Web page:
The White House renewed its commitment Tuesday to finding a South Florida man who went missing six years ago in Iran and is now believed to be the one of the longest-held Americans in history.
Bob Levinson, a retired FBI agent from Coral Springs, disappeared on March 9, 2007 during a business trip to the Iranian island of Kish, according to a statement released by the White House. The United States believes Levinson, who was working as a private investigator at the time, has been detained in Iran.
Both the White House and Levinson's family say Nov. 26, 2013 marks the day that Levinson becomes the longest-held American hostage, surpassing the 2,454 days journalist Terry Anderson spent in captivity after he was abducted in Lebanon in 1985.
Levinson's case was a topic in recent negotiations between U.S. and Iran aimed at addressing Iran's nuclear program and improving diplomatic ties.
"Our family will soon gather for our seventh Thanksgiving without Bob, and the pain will be almost impossible to bear. Yet, as we endure this terrible nightmare from which we can not wake, we know that we must bear it for Bob, the most extraordinary man we have ever known," a post on the family's website, helpboblevinson.com, reads.
A statement from a White House press secretary called for Levinson to be released to his family and friends, saying officials "we respectfully ask the Government of the Islamic Republic of Iran to assist us in securing Mr. Levinson’s health, welfare, and safe return." It welcomed the help of international partners in the investigation into his disappearance.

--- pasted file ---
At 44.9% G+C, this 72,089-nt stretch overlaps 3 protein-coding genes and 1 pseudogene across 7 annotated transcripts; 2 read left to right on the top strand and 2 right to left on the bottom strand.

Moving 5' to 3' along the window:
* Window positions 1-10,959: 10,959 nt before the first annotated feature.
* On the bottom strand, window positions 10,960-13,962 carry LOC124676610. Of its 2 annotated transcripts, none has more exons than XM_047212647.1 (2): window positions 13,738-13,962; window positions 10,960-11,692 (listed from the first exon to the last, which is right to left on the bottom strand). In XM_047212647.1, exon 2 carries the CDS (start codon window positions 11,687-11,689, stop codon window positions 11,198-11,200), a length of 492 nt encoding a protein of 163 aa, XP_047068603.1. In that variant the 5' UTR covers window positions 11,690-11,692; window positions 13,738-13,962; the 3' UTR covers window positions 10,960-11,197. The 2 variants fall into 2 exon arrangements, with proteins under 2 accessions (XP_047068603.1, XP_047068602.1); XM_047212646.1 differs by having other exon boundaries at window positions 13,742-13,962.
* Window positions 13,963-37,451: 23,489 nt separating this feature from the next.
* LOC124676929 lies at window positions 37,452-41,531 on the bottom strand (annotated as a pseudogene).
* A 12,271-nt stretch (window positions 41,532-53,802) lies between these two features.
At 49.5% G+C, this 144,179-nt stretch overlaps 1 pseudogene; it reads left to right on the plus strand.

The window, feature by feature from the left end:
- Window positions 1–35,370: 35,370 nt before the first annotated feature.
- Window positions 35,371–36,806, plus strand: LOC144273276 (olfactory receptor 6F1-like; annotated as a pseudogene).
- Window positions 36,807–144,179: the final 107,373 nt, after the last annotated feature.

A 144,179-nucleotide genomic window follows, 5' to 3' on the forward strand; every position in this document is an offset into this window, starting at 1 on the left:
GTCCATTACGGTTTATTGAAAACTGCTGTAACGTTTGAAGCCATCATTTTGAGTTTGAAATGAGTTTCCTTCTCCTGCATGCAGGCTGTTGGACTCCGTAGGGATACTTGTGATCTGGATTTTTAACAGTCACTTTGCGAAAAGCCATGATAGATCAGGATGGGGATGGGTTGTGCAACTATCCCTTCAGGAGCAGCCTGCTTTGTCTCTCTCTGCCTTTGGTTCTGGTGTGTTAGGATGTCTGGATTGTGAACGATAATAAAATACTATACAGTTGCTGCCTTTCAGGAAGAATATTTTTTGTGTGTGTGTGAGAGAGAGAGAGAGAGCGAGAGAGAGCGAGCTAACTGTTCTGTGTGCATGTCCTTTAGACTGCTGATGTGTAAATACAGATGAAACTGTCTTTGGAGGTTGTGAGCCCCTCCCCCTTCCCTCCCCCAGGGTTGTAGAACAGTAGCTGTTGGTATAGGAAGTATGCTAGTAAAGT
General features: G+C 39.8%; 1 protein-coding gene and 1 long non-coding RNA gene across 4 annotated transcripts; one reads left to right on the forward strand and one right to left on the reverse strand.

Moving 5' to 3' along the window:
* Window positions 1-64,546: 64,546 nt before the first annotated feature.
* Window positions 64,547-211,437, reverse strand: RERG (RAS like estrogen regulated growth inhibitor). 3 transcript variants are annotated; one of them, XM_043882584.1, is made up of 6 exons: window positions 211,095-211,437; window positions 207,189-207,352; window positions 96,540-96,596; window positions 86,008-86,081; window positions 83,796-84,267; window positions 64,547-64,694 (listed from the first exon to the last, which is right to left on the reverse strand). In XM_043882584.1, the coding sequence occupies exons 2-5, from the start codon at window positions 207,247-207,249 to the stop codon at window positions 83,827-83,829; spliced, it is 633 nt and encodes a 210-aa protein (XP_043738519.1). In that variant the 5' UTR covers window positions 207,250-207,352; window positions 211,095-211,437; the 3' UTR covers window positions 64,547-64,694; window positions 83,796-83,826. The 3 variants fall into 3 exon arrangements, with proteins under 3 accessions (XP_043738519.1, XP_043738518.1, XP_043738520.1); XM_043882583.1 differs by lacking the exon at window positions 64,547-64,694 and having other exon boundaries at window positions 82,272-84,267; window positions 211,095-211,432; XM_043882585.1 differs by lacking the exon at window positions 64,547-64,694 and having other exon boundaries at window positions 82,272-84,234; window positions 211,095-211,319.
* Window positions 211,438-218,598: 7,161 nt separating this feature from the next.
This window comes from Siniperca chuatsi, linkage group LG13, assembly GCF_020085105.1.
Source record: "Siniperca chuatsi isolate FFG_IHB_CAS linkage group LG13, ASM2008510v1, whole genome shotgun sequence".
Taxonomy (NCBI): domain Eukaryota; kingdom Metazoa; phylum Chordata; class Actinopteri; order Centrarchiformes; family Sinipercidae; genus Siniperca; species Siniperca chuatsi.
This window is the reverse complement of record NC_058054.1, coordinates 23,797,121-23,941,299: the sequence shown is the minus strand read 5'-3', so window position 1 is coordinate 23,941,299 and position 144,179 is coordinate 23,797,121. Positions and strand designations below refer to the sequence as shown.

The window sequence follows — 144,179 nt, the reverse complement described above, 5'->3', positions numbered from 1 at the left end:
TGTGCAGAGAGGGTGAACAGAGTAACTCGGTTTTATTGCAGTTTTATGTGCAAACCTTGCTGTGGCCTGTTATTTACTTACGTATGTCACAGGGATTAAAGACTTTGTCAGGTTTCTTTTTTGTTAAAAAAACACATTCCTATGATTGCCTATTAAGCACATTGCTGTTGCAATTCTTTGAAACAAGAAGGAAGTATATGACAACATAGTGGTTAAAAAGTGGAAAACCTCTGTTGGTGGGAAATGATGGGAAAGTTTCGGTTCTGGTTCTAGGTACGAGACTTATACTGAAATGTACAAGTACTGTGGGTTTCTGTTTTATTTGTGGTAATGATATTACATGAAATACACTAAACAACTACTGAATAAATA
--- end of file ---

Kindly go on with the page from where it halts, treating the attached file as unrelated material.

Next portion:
White House spokesman Josh Earnest said Tuesday that Obama specifically raised Levinson's case as well as those of U.S. citizens Saeed Abedini and Amir Hekmati, who currently are detained in Iran, during a telephone conversation earlier in the fall with Iranian President Hassan Rouhani.
Abedini is a pastor from Boise, Idaho; Hekmati is a former U.S. Marine whose family lives in Michigan.
"It is our view that all of these Americans should have the opportunity to come home," Earnest told reporters traveling with Obama in Los Angeles.
"The US government has made a respectful request of the Iranian regime during this holiday season to consider on humanitarian grounds releasing these three Americans, or at least releasing the two Americans we know are detained and locating the whereabouts of the third, Mr. Levinson."
There is a $1 million reward for information leading to Levinson's safe return.
The Levinson family has released five photographs of the missing man, which they say were emailed to them in April 2011. The photos showed him with a chain apparently wrapped around his hands, wearing an orange jumpsuit and holding up signs, including one that read, “Help Me.”
Anyone who has information about Levinson should get in touch with the family at helpboblevinson.com. The FBI asks anyone with information on Bob Levinson or his captors to contact it at https://tips.fbi.gov. Information will be kept confidential and can be shared anonymously, the agency says.
"To whoever is holding Bob, I ask again for your mercy. Please let him go to reunite with his family," the family said in the post. "Bob, if somehow you see or hear these words: Stay strong. You have a new grandson, just a month old. We can’t wait for you to meet him. We love you and will never stop working to bring you home safely."
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